You were mugged when you were in Lagos. They stole tapes. Was there anything on them?
Yeah, it was all of the stuff we did. It was the original demo of ‘Band On The Run’. It was stuff that would be worth a bit on eBay these days, you know? But no, we figured the guys who mugged us wouldn’t even be remotely interested. If they’d have known, they could have just held on to them and made themselves a little fortune. But they didn’t know, and we reckoned they’d probably record over them.
The line in ‘Band On The Run’, “If we ever get out of this place”, apparently dates from something George Harrison said in a Beatles meeting. Does that mean the song originates from that time, or was it just something that was lingering in your mind?
I don’t remember that being a George line. I don’t know about that. But yeah, that certainly was to do with all of that. It was symbolic: “If we ever get out of here… All I need is a pint a day”. It was feeling like that, the whole thing. Because we’d been…if you think about it, we’d started off as just kids really, who loved our music and wanted to earn a bob or two so we could get a guitar and get a nice car. It was very simple ambitions at first. But then, you know, as it went on it became business meetings and all of that, and eventually it was really not fun. You’d have to go into these meetings. So there was a feeling of ‘if we ever get out of here’, yeah. And I did.
How much of the feud between you and The Beatles was actually spiteful? On the album there’s ‘Let Me Roll It’, which was apparently a response to Lennon, but the lyrics sound like a plea to be friends…
Well, no, there was other stuff that was more like that. ‘Let Me Roll It’ wasn’t to John, it was just in the style that we did with The Beatles that John was particularly known for. It was really actually the use of the echo. It was one of those: ‘You’re not going to use echo just cos John used it?’ I don’t think so. To tell you the truth, that was more [about] rolling a joint. That was the double meaning there: “let me roll it to you”. That was more at the back of mind than anything else. ‘Dear Friend’ [from 1971’s ‘Wild Life’], that was very much ‘let’s be friends’ to John.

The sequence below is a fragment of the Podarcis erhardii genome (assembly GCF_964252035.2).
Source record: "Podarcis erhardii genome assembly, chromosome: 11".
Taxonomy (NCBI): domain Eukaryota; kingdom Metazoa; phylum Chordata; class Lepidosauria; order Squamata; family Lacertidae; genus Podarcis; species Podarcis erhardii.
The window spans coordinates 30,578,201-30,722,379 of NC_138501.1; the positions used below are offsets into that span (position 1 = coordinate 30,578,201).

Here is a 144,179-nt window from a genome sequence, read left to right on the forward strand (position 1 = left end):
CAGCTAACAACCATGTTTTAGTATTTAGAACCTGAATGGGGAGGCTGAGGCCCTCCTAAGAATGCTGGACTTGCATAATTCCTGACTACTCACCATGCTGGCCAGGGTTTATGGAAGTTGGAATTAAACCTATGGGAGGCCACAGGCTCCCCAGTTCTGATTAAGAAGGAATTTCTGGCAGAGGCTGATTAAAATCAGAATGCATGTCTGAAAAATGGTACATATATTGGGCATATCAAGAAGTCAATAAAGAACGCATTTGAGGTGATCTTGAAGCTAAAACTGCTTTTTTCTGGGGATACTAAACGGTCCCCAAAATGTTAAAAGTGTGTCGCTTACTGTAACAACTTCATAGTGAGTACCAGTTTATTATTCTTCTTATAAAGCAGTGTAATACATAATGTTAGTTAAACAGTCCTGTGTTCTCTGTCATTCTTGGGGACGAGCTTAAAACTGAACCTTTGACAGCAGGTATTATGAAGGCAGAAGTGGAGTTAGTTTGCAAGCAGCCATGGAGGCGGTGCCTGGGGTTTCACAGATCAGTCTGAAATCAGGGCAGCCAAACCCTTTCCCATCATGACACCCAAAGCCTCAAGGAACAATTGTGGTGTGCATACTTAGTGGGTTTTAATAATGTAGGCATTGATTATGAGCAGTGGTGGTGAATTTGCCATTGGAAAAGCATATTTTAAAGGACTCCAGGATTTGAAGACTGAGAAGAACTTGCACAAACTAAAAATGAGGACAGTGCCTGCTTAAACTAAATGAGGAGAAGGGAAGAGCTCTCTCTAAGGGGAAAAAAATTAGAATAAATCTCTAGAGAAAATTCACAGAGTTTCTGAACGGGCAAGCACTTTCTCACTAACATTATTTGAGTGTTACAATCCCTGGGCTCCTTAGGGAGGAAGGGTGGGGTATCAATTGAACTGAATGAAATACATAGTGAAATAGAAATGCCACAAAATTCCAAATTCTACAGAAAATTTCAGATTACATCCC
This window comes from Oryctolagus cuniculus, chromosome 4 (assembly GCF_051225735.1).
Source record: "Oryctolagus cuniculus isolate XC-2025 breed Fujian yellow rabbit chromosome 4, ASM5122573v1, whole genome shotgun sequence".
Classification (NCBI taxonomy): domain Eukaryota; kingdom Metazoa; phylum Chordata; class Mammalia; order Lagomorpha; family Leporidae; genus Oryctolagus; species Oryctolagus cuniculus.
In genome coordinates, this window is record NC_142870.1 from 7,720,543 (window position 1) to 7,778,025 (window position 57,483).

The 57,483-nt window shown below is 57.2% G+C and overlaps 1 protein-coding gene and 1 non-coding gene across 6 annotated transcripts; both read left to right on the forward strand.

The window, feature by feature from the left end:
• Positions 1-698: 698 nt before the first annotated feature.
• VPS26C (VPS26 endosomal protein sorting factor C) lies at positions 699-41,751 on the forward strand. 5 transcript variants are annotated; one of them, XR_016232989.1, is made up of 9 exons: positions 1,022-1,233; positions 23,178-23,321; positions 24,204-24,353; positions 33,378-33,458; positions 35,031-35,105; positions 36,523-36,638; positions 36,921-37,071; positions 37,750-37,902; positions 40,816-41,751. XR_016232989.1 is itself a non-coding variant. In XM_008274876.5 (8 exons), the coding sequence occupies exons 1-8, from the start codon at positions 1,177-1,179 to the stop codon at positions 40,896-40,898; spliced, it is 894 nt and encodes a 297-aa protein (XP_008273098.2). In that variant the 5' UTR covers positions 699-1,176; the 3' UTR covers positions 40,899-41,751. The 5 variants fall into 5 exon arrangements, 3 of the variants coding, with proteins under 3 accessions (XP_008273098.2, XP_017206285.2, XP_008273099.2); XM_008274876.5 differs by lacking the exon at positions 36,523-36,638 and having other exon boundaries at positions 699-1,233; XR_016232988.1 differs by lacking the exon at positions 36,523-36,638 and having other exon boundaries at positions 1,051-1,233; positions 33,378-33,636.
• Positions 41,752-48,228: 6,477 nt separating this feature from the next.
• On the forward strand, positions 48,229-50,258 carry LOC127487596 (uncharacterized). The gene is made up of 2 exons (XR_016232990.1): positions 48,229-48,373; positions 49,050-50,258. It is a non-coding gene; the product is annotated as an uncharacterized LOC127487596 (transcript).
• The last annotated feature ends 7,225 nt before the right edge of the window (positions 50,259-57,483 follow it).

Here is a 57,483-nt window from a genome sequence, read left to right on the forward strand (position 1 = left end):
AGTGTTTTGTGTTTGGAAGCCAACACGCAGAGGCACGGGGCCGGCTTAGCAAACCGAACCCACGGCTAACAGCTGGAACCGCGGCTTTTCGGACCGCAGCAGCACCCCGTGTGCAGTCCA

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The creative progress of your albums which we talked about earlier seemed to find its place with ‘Band On The Run’ – from there onwards it seemed to be albums with straightforward popular appeal. Were you keen to consolidate what you’d done and prove your worth as a solo artist rather than risking more critical taunts?
No, it was just the way it worked out. I think we just became a better band. I’d figured out what I’d been trying to work out, which was ‘what was the Wings sound?’ And once you had it, then you could be with it. The albums that came after that were still different, but now that we were more popular, we discovered what our fans liked. So then that’s your style. I think that’s what happens with bands – it certainly happened with The Beatles and with Wings: you start off imitating people and just goofing around, trying to find out what works and what doesn’t work. And at the time of ‘Band On The Run’, things like ‘Band On The Run’ and ‘Jet’ and ‘Let Me Roll It’, we suddenly found songs that people identified with. I remember Richard and Karen Carpenter ringing me up to tell me about ‘Jet’ – they were like the last people on Earth I thought who’d like ‘Jet’! But they were like, ‘Oh, great record, man!’ So, you know, it was actually resonating with people. They were liking the stuff. For instance, Dave Grohl, it’s one of his favourites. Again, I wouldn’t think it would have been. So yeah, what we’d done was we’d found our style, and so that was like, ‘Okay, now we know what Wings is’. So we kinda stuck with it, and the nice thing about that is they are now big numbers in my show now.
Are there any plans to play an anniversary show of ‘Band On The Run’ and do the whole album in its entirety?
I’ve been asked to do it, so I’ll definitely look into it and consider it, but it’s not an idea I would have ever thought of myself. It might be a cool idea, but I’m thinking about it.
Words by Simon Harper
Read Clash Magazine’s previous interview with Paul McCartney discussing the origins of numerous Beatles’ songs HERE.
Clash Magazine Issue 55
This is an excerpt from an article that appears in the 55th issue of Clash Magazine. Pick it up in stores from October 12th.